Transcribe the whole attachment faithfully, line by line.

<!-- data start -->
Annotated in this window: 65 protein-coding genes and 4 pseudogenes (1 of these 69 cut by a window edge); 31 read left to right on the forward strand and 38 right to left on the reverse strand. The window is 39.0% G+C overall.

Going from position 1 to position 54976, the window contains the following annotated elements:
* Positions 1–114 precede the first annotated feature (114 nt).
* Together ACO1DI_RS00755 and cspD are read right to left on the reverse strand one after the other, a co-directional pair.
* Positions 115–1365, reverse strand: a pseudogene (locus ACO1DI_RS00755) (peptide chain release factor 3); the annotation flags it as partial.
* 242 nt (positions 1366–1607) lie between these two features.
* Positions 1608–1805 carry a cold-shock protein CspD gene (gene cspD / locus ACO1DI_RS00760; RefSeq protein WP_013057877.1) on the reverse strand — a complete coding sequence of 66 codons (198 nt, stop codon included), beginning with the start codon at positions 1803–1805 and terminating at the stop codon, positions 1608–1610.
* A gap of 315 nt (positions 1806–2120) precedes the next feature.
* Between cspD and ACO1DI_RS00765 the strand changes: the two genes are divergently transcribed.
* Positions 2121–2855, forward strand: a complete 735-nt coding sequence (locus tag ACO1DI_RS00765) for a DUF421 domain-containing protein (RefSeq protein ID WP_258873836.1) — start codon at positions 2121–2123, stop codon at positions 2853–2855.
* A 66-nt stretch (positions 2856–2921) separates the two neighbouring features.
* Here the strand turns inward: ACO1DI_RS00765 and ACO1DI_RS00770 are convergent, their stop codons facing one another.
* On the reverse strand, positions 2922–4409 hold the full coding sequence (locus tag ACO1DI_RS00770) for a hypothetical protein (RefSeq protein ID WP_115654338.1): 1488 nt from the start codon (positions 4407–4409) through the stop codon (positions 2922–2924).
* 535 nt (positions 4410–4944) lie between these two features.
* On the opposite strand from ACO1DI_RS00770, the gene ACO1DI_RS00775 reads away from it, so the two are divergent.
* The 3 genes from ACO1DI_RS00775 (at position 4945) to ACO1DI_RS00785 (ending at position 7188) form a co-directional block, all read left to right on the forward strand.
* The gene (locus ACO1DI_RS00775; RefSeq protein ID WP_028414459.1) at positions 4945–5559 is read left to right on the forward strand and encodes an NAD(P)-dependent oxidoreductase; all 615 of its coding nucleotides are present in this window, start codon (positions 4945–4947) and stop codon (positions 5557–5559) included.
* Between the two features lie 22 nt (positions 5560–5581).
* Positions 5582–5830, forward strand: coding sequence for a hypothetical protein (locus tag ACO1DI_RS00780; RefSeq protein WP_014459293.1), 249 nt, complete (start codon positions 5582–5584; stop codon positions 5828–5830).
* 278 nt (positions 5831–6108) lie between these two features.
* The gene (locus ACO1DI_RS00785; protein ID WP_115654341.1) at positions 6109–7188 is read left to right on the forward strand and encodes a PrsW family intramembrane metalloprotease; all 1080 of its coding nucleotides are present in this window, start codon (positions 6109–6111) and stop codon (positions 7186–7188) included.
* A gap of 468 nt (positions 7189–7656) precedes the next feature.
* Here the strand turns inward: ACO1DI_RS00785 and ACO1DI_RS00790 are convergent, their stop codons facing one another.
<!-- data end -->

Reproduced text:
Annotated in this window: 65 protein-coding genes and 4 pseudogenes (1 of these 69 cut by a window edge); 31 read left to right on the forward strand and 38 right to left on the reverse strand. The window is 39.0% G+C overall.

Going from position 1 to position 54976, the window contains the following annotated elements:
* Positions 1–114 precede the first annotated feature (114 nt).
* Together ACO1DI_RS00755 and cspD are read right to left on the reverse strand one after the other, a co-directional pair.
* Positions 115–1365, reverse strand: a pseudogene (locus ACO1DI_RS00755) (peptide chain release factor 3); the annotation flags it as partial.
* 242 nt (positions 1366–1607) lie between these two features.
* Positions 1608–1805 carry a cold-shock protein CspD gene (gene cspD / locus ACO1DI_RS00760; RefSeq protein WP_013057877.1) on the reverse strand — a complete coding sequence of 66 codons (198 nt, stop codon included), beginning with the start codon at positions 1803–1805 and terminating at the stop codon, positions 1608–1610.
* A gap of 315 nt (positions 1806–2120) precedes the next feature.
* Between cspD and ACO1DI_RS00765 the strand changes: the two genes are divergently transcribed.
* Positions 2121–2855, forward strand: a complete 735-nt coding sequence (locus tag ACO1DI_RS00765) for a DUF421 domain-containing protein (RefSeq protein ID WP_258873836.1) — start codon at positions 2121–2123, stop codon at positions 2853–2855.
* A 66-nt stretch (positions 2856–2921) separates the two neighbouring features.
* Here the strand turns inward: ACO1DI_RS00765 and ACO1DI_RS00770 are convergent, their stop codons facing one another.
* On the reverse strand, positions 2922–4409 hold the full coding sequence (locus tag ACO1DI_RS00770) for a hypothetical protein (RefSeq protein ID WP_115654338.1): 1488 nt from the start codon (positions 4407–4409) through the stop codon (positions 2922–2924).
* 535 nt (positions 4410–4944) lie between these two features.
* On the opposite strand from ACO1DI_RS00770, the gene ACO1DI_RS00775 reads away from it, so the two are divergent.
* The 3 genes from ACO1DI_RS00775 (at position 4945) to ACO1DI_RS00785 (ending at position 7188) form a co-directional block, all read left to right on the forward strand.
* The gene (locus ACO1DI_RS00775; RefSeq protein ID WP_028414459.1) at positions 4945–5559 is read left to right on the forward strand and encodes an NAD(P)-dependent oxidoreductase; all 615 of its coding nucleotides are present in this window, start codon (positions 4945–4947) and stop codon (positions 5557–5559) included.
* Between the two features lie 22 nt (positions 5560–5581).
* Positions 5582–5830, forward strand: coding sequence for a hypothetical protein (locus tag ACO1DI_RS00780; RefSeq protein WP_014459293.1), 249 nt, complete (start codon positions 5582–5584; stop codon positions 5828–5830).
* 278 nt (positions 5831–6108) lie between these two features.
* The gene (locus ACO1DI_RS00785; protein ID WP_115654341.1) at positions 6109–7188 is read left to right on the forward strand and encodes a PrsW family intramembrane metalloprotease; all 1080 of its coding nucleotides are present in this window, start codon (positions 6109–6111) and stop codon (positions 7186–7188) included.
* A gap of 468 nt (positions 7189–7656) precedes the next feature.
* Here the strand turns inward: ACO1DI_RS00785 and ACO1DI_RS00790 are convergent, their stop codons facing one another.